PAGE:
Case Report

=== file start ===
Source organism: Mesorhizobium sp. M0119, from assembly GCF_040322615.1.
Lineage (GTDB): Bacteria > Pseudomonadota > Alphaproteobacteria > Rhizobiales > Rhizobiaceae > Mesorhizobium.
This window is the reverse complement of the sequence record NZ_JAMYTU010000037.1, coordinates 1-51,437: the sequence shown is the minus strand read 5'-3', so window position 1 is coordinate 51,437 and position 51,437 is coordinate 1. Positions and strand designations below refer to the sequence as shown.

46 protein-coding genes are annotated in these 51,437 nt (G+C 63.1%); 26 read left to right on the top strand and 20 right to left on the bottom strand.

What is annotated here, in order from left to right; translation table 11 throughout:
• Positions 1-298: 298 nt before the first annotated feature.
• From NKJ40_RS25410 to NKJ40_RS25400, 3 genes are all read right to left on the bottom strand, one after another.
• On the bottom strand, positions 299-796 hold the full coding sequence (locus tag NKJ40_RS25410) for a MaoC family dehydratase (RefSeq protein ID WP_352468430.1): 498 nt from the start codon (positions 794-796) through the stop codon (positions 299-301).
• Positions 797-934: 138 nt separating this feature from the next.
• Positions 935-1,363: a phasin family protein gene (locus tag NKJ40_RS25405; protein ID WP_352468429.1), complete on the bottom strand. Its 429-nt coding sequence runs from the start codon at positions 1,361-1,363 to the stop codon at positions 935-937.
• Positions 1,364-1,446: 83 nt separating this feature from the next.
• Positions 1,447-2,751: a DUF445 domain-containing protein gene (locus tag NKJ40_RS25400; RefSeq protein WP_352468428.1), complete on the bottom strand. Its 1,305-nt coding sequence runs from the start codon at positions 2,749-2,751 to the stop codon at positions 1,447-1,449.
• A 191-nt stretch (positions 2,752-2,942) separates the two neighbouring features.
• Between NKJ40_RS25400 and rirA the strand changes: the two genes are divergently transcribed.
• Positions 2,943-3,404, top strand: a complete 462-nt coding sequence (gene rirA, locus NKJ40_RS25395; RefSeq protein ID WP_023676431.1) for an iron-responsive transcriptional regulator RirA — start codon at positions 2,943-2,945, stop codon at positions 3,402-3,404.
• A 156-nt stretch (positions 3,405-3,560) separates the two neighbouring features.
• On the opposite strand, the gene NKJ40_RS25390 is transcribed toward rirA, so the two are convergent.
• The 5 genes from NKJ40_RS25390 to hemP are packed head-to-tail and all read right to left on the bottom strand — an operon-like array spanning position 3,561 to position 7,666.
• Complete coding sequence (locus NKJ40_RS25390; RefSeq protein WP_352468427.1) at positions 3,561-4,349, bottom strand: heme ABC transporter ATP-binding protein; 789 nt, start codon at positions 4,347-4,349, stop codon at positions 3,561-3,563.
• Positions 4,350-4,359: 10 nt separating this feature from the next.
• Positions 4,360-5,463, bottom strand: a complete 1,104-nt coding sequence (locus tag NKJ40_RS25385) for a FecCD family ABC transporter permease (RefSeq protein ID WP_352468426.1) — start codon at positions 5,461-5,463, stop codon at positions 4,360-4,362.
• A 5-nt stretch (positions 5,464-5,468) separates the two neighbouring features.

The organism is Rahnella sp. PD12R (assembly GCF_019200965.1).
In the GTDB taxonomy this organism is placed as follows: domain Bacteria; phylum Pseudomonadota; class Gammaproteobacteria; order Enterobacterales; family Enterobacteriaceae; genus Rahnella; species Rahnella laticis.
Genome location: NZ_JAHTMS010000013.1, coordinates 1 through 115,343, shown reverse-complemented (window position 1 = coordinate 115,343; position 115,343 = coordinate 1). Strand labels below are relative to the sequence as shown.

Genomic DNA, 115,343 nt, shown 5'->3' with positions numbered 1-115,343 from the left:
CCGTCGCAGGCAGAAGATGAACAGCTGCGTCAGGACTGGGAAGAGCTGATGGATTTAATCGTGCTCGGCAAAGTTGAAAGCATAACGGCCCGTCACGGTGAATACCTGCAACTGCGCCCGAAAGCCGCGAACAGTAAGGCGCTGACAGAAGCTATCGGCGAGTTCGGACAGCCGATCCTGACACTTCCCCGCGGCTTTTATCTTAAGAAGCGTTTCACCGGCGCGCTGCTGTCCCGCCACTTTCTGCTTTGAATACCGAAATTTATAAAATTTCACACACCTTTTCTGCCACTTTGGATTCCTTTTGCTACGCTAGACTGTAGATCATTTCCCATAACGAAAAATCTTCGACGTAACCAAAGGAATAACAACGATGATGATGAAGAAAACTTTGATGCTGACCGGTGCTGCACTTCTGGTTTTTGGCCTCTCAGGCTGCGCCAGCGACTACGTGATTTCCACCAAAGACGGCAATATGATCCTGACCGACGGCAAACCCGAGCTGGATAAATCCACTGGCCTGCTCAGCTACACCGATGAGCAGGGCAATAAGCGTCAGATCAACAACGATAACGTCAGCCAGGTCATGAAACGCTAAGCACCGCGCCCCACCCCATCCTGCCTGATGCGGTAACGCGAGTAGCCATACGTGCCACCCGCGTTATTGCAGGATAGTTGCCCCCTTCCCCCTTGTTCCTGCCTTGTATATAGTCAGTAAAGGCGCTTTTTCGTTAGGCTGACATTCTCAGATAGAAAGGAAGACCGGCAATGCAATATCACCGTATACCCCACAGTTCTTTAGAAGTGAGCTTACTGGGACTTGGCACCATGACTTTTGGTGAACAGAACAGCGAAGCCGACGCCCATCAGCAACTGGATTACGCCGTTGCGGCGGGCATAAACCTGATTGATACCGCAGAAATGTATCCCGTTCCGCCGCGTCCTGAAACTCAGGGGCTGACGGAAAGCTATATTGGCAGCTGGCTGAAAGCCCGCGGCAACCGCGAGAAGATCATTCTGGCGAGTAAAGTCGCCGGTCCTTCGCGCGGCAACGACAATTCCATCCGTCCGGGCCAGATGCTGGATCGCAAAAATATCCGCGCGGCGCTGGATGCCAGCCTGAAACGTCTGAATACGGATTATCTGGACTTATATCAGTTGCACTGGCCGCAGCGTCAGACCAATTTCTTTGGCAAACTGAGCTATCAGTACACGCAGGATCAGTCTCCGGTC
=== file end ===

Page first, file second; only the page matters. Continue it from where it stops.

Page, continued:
A 17 years old male reported to Orthodontics OPD with the chief complaint of irregularly arranged upper front teeth, with an inhibition to smile in public. The patient was apparently healthy with no other systemic disorders or anatomic aberrations. The patient gave history of extraction of a supernumerary tooth, which was present in the maxillary anterior region. Extra oral examination revealed a mesoprosopic face mild facial asymmetry and anteriorly divergent profile. Intra-oral examination revealed a mesiodens with respect to maxillary central incisors, right lateral incisor and canine were in cross-bite, and the right lateral incisor was palatally blocked. Fractured tooth margins on 11 and 21 were also seen (Figure 1). Peri-apical, orthopantomogram and occlusal radiographs were taken to explore the presence of unerupted supernumeraries and to assess the mesiodens present in the premaxillary region (Figure 2). Cephalometric findings revealed a Class III skeletal base with a hyperdivergent growth pattern. The upper incisors were proclined while the lower incisors were upright indicating dental compensation of class III skeletal pattern. Based on model study a diagnosis of Angle’s Class I type 3 malocclusion with severe distopalatal rotation of the maxillary central incisors was made. The supernumerary tooth was extracted and the patient was treated with preadjusted edgewise appliance MBT 0.022X0.028 slot. Light reciprocal forces using ligature wire, were applied on the maxillary central incisors for their derotation. Space was created for blocked 12 by compressing multi-coil open spring between 11 and 13. Alignment was completed in 12 months. The total treatment time was 18 months (Figure 3). Cephalometric changes (Figure 4) are enlisted in Table 1. Oral prophylaxis was performed routinely throughout the treatment. Fractured incisors were contoured and esthetically rehabilitated. Permanent retention was given in both arches using lingual bonded retainers.